February 17, 2006

U.S. urges wary Arabs to threaten to isolate Iran

By Saul Hudson

WASHINGTON (Reuters) - U.S. Secretary of State Condoleezza
Rice urged reluctant Arab nations on Friday to threaten to
isolate Iran unless it bows to international pressure to curb
its suspected nuclear weapons programs.

Her appeal to Iran's neighbors came before she visits
Egypt, Saudi Arabia and the United Arab Emirates next week to
lobby them to join a U.S. campaign against Iran, which has won
increasing support from Europe, Russia and China.

"I would hope that those states that are worried about this
... are prepared to really say to the Iranians: 'You are going
to be isolated from us too if you continue down this road,"'
Rice said in an interview with Arab-based media about her
planned talks on the trip.

"There is really now an obligation to let the Iranians know
in no uncertain terms that this isolation is going to be
complete," she added.

As part of a strategy to woo Arab nations with a message
she hopes resonates with them, Rice also highlighted U.S.
concerns Iran is destabilizing the region by backing militant
groups in Iraq, Lebanon and the Palestinian territories.

Arab governments have expressed concern about Iran's
nuclear ambitions.

But they are generally wary of giving explicit support to
any U.S. policies when many in the region are angry at what
they see as anti-Muslim American policies because of the Iraq
war and perceived pro-Israel stances against Palestinians.

Against the backdrop of chaos in Iraq, the governments are
especially reluctant to back American pressure against another

"Most countries in the Gulf do not have to be persuaded
that a nuclear Iran is a threat to them," said Jon Alterman of
the Center for Strategic and International Studies, a
Washington-based think tank. "But they ask if the cure is worse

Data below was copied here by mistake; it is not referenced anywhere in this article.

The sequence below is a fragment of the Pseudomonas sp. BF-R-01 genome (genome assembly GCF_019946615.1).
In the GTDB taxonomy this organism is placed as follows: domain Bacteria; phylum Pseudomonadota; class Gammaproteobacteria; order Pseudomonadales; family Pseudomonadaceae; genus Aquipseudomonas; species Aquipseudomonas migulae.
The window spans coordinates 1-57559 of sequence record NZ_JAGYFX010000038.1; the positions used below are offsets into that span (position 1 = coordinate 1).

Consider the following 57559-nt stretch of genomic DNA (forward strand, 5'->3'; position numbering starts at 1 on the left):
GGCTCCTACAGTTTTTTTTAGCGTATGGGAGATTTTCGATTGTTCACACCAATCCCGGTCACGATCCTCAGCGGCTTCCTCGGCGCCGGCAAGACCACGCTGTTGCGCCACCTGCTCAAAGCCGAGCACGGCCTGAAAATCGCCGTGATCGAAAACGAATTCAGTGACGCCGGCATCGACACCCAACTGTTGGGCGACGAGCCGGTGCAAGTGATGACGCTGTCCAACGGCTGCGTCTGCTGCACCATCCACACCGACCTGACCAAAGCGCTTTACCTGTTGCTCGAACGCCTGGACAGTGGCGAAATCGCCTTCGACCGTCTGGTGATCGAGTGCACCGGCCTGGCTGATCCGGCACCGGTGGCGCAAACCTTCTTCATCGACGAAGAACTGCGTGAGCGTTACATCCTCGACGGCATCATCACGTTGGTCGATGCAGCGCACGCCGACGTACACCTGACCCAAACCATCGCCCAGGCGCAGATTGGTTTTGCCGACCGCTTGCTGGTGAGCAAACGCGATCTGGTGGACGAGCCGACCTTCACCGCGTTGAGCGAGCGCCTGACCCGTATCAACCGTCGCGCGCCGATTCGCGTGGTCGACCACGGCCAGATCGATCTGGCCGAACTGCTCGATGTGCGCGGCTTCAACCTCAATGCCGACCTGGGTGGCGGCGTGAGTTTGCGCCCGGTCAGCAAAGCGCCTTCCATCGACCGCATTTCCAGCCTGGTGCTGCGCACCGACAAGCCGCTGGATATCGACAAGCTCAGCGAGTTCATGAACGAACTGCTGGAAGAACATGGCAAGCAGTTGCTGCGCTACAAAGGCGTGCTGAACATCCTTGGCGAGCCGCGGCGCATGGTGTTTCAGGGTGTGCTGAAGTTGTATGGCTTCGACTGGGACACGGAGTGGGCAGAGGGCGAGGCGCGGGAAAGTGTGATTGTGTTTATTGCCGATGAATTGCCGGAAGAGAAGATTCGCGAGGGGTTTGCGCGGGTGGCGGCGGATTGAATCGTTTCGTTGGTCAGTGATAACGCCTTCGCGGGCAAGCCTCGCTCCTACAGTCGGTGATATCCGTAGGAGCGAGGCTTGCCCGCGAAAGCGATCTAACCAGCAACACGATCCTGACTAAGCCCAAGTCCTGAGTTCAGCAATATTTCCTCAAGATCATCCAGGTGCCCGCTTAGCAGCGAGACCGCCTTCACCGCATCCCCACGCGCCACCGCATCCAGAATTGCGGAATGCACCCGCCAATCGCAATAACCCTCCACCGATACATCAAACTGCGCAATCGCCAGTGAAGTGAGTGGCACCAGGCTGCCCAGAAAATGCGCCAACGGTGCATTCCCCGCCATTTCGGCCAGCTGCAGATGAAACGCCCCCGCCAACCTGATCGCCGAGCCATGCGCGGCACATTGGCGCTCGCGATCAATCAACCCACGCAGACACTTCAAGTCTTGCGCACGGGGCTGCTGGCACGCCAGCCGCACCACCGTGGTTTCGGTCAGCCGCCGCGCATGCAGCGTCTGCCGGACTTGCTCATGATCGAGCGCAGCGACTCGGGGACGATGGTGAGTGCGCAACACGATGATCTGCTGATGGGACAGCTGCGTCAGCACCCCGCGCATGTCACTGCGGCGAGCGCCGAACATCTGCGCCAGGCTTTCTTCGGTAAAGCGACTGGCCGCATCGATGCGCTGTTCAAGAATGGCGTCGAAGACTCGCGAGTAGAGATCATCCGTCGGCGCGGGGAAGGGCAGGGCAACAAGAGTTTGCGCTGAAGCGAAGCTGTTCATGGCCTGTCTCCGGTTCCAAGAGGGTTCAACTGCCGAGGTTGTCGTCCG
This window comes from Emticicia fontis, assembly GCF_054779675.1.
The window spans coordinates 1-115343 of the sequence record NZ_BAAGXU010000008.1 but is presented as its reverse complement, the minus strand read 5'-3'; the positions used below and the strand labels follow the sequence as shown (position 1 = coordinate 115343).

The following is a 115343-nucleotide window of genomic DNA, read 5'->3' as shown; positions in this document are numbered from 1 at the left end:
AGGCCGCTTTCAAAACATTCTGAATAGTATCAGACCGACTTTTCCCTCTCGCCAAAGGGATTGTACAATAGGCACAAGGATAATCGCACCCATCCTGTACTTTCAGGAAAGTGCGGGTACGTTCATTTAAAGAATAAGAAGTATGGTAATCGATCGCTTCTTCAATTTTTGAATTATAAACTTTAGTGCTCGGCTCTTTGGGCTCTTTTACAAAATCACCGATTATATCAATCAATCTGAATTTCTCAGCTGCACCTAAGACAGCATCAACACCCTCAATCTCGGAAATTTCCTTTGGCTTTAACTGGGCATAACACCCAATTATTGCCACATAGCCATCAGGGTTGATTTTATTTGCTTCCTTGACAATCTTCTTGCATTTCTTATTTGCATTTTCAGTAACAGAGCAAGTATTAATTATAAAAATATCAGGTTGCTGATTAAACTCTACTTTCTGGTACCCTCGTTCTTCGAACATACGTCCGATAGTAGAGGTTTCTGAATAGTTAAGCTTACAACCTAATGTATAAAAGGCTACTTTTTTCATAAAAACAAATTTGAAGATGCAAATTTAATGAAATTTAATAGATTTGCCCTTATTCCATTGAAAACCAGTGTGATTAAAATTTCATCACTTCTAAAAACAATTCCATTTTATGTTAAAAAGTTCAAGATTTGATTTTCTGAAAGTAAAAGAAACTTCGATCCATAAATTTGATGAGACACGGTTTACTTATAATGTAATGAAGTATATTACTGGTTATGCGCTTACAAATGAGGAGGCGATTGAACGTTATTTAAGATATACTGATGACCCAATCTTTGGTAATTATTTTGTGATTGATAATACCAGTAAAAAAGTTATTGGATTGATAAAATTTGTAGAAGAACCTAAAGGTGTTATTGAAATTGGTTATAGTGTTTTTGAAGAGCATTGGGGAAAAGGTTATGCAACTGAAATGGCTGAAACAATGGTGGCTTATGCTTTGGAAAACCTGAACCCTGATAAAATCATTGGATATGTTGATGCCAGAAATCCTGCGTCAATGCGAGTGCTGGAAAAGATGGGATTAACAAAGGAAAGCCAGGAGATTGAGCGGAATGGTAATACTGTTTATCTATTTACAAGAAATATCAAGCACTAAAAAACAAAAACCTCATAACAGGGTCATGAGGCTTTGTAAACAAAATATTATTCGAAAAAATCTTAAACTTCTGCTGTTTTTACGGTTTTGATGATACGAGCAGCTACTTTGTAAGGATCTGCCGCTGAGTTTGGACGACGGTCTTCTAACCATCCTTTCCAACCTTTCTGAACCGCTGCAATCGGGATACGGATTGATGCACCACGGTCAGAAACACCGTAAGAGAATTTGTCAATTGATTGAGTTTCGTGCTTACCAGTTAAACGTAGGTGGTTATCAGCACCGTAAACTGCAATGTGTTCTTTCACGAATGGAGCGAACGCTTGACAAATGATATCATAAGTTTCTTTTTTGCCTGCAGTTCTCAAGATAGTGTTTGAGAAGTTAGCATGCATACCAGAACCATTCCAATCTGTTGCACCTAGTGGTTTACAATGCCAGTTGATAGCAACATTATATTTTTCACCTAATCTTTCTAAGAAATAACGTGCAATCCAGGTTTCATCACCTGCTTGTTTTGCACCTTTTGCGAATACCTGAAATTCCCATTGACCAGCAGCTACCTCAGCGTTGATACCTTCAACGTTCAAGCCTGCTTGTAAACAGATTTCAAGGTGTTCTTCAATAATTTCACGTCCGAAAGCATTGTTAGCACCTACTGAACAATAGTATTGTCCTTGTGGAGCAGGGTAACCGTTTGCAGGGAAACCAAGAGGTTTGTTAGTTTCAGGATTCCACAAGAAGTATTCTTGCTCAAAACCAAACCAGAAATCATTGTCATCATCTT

than the disease."

"There is a certain Arab reluctance to embrace American
solutions that could destabilize the politics in Iran,
especially when they look at Iraq," he added.

Nile Gardiner of the Heritage Foundation, who supports a
strategy against Iran that also includes a credible threat of
military strikes, called Rice's appeal "a hard sell."

"It's worth a try but we should be under no illusion just
how difficult it will be to get Arab nations to isolate Iran,"
he said."


The United States has sought to play down fears that behind
its diplomacy is a push for military strikes on the Islamic

"I believe that the international community has many, many,
many diplomatic, economic, other opportunities to influence
Iran," Marine Corps Gen. Peter Pace, chairman of the Joint
Chiefs of Staff, told reporters. "Not only the United States,
but all the international community can influence the way that
Iran is acting."

"From where I sit, we are a long way away from needing a
military option," he added.

And Rice was upbeat that international diplomatic pressure
would prevent a nuclear-armed Iran, which although it says its
programs are peaceful has failed for years to allay the West's
suspicions it is pursuing a nuclear bomb.

"I think they will run out of time because the world will
get more and more insistent, measures will get tougher and
tougher and I don't believe Iran is a state that can afford
real isolation," she said.

(Additional reporting by Andrea Shalal-Esa)